Golden Retriever

Golden Retriever

55-75 lbs
20-24 Inches
10-12 Years
90 mins - 2 hours Daily


55-75 lbs
20-24 Inches
10-12 Years
90 mins - 2 hours Daily

The Golden Retriever is a very popular breed that was originally used to retrieve shot waterfowl such as ducks. For the past few years, they have been listed number three on the American Kennel Club’s “most popular breeds” list. This breed became popular due to its gentle, friendly, and loyal nature, making it an ideal family pet.

Like the name states, golden retrievers exceed at retrieving items undamaged due to their soft mouths. They also have an instinctive love of water and are very easy to train. This breed has adapted to outdoor conditions by having a dense inner coat for warmth and an outer coat that repels water by laying flat against their bodies.

The Golden Retriever is a great family dog but they do involve a lot of work as the dog can be slow to mature. They maintain their playful puppy nature until they are about 3-4 years old and always require extensive exercise. You will be rewarded with an incredibly loyal dog. They want to fit in and please you at all times.

The breed loves being with their “pack” so ideally they will live in the house with you. Add in a large garden or a back yard and the dog will be in it’s element. While they are incredibly good natured as a breed they can be playful and clumsy so small children will have to be watched carefully in their presence.

If you are after a vibrant and loving family dog this is the breed for you.


Many people used to believe that Golden Retrievers were descendants of Russian Sheepdogs bought from a circus. That theory has since been proved false when it was discovered that the breed was actually developed in Scotland in the mid-19th century. According to the records that were found, the breed was developed near Glen Affric at the highland estate of Sir Dudley Majoribanks, later known as Lord Tweetmouth.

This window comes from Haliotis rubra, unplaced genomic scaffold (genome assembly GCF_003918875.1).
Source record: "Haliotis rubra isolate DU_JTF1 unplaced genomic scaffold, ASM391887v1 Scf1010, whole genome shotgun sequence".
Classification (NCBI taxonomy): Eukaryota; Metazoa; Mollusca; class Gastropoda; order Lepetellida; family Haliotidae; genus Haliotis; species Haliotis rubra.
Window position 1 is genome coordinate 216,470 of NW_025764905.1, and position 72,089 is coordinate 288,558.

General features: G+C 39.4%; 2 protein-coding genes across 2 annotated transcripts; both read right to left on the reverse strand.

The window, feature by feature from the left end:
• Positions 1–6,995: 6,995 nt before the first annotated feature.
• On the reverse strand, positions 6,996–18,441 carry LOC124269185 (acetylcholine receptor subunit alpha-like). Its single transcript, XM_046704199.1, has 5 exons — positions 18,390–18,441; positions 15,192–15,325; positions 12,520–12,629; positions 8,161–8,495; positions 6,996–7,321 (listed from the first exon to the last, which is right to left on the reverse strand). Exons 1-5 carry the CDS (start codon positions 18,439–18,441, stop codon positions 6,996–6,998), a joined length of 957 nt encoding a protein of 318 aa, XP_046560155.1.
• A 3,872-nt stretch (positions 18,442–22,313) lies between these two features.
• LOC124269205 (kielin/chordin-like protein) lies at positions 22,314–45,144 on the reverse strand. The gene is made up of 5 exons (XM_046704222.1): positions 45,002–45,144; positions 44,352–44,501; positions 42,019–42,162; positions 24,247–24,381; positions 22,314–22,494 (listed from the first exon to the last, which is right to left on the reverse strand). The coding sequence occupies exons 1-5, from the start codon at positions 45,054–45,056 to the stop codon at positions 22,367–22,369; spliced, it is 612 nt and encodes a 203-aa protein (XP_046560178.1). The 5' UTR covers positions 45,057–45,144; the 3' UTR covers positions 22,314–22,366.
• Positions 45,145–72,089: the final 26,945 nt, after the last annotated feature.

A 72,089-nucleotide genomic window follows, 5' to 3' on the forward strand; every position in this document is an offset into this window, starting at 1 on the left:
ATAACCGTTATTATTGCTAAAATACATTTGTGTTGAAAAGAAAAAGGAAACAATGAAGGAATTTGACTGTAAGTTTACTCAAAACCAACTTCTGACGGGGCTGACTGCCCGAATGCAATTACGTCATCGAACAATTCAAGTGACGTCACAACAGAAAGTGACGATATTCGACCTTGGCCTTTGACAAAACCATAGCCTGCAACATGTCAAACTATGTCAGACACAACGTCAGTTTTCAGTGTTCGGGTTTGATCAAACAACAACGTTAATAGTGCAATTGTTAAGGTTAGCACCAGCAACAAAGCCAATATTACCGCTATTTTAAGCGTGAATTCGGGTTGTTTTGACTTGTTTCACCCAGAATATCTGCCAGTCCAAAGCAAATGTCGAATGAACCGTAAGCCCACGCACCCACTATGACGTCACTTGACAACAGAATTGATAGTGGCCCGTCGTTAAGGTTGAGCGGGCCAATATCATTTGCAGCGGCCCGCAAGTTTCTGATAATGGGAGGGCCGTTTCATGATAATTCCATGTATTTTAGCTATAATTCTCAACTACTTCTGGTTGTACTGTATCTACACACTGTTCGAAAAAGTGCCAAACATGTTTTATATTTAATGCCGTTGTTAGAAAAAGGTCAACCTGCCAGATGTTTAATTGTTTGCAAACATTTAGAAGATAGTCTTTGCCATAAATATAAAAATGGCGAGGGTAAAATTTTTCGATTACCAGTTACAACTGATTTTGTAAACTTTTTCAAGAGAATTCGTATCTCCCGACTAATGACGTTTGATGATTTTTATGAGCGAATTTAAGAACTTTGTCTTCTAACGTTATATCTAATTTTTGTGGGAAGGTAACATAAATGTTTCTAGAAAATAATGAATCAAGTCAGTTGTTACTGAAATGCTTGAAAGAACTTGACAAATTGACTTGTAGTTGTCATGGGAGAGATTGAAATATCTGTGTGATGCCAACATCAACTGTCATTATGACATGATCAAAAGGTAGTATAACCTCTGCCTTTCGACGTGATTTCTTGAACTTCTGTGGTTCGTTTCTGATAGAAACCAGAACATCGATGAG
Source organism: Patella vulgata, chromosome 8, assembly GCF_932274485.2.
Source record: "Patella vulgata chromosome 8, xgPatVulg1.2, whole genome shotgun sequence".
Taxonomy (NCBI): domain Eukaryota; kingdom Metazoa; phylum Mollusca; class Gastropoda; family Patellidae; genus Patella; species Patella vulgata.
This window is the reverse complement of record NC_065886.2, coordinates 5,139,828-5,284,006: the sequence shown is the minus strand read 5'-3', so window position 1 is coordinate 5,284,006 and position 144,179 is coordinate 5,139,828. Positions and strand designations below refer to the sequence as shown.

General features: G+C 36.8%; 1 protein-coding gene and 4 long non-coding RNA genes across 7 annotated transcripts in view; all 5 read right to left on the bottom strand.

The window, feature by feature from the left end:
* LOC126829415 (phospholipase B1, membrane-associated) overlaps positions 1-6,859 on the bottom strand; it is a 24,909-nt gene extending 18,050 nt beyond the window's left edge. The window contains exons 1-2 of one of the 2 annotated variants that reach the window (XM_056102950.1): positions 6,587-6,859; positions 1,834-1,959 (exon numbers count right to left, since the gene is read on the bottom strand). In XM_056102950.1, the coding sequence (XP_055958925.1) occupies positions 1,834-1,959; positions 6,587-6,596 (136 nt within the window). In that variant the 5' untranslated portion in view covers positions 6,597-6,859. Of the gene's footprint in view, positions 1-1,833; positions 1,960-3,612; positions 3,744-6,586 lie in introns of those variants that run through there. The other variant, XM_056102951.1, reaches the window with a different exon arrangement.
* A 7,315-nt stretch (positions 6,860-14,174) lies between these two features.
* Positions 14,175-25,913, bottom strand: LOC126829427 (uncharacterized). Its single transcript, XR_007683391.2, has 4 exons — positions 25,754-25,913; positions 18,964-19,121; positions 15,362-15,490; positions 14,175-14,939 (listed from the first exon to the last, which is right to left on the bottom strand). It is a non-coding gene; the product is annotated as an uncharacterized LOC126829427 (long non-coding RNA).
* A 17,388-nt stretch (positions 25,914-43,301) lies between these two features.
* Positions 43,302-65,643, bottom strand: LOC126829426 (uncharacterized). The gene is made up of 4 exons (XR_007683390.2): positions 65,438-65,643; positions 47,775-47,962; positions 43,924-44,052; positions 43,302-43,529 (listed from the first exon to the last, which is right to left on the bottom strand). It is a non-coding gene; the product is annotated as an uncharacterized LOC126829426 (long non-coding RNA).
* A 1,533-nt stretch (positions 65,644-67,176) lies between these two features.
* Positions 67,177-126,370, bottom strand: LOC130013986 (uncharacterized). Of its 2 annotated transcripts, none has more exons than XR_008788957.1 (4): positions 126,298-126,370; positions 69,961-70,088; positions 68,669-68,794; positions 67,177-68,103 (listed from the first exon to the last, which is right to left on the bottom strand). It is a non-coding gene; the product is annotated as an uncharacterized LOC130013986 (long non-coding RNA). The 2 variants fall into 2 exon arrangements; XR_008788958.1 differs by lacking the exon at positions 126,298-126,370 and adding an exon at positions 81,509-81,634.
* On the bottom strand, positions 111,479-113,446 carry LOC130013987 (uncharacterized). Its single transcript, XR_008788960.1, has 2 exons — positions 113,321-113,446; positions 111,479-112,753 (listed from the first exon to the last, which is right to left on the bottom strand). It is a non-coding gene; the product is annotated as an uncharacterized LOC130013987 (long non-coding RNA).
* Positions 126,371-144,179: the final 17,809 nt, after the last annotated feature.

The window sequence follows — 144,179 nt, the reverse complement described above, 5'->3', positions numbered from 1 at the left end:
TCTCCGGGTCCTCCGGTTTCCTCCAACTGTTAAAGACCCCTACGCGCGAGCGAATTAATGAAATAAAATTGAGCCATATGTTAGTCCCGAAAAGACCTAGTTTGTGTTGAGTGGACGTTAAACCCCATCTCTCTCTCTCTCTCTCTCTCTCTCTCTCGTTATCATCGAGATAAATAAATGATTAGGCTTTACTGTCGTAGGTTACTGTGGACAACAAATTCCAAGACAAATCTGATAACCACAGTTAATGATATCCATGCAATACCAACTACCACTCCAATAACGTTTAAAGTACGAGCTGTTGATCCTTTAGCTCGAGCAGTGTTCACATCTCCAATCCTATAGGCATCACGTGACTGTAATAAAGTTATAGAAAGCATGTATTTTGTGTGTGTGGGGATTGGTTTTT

During this time, wildfowl hunting was quite a popular sport for the elite of Scotland. As guns improved during the 1800s, existing retriever breeds like the pointer and setter were found inadequate for retrieving downed game from both the water and land over greater distances. As a result, the best water spaniels were crossed with existing retrievers to create the ultimate duel purpose retriever.

One of the many crossings that were tried was a yellow-colored retriever named Nous, with a Tweed Water Spaniel (now extinct) female named Belle. Nous came from an unregistered litter of otherwise black wavy-coated retriever pups and was purchased in 1865 by Tweetmouth. Nous and Belle had a litter of four pups in 1868 which became the basis of the mix that will eventually lead to the breed we know as the Golden Retriever.

The Golden Retriever bloodline was crossed with an Irish Setter, sandy-colored Bloodhound, St. John’s water dog of Newfoundland, and two more black wavy-coated retrievers. The bloodline was also inbred and selected for the abilities needed in this new, specialized gun dog role. The idea was to create the ultimate hunting dog that is loyal and even-tempered at home.

Tweetmouth wanted his new breed to be stronger than any other retrievers as well as trainable. For this reason, the Golden Retriever only has sporting dogs in line with Tweetmouth’s goals in its ancestry. The Golden Retriever turned out to be powerful and very active with a “soft” mouth, excellent at retrieving game without damaging them.

As you would expect, Tweetmouth’s new breed first attracted attention in the hunting field. One of the most well-known descendants of Tweetmouth’s dogs was a liver-coated dog called Don of Gerwyn. Don of Gerwyn won the International Gundog League trial in 1904.

Flat Coats – Golden was the first name Golden Retrievers were registered as in 1903, by The Kennel Club of the United Kingdom. In 1908 They were exhibited and finally recognized as a breed in 1911. This newly registered breed was referred to as Retriever (Golden and Yellow) and renamed in 1920 to become the Golden Retriever as we know it today.

It took America another 14 years to recognize this breed and it was finally accepted by the American Kennel Club in 1925. A few years later in 1938, the Golden Retriever Club of America was founded. As of the year 1998 through to 2005 the Golden Retriever was the second most registered dog in the American Kennel Club, only outranked by the Labrador Retriever.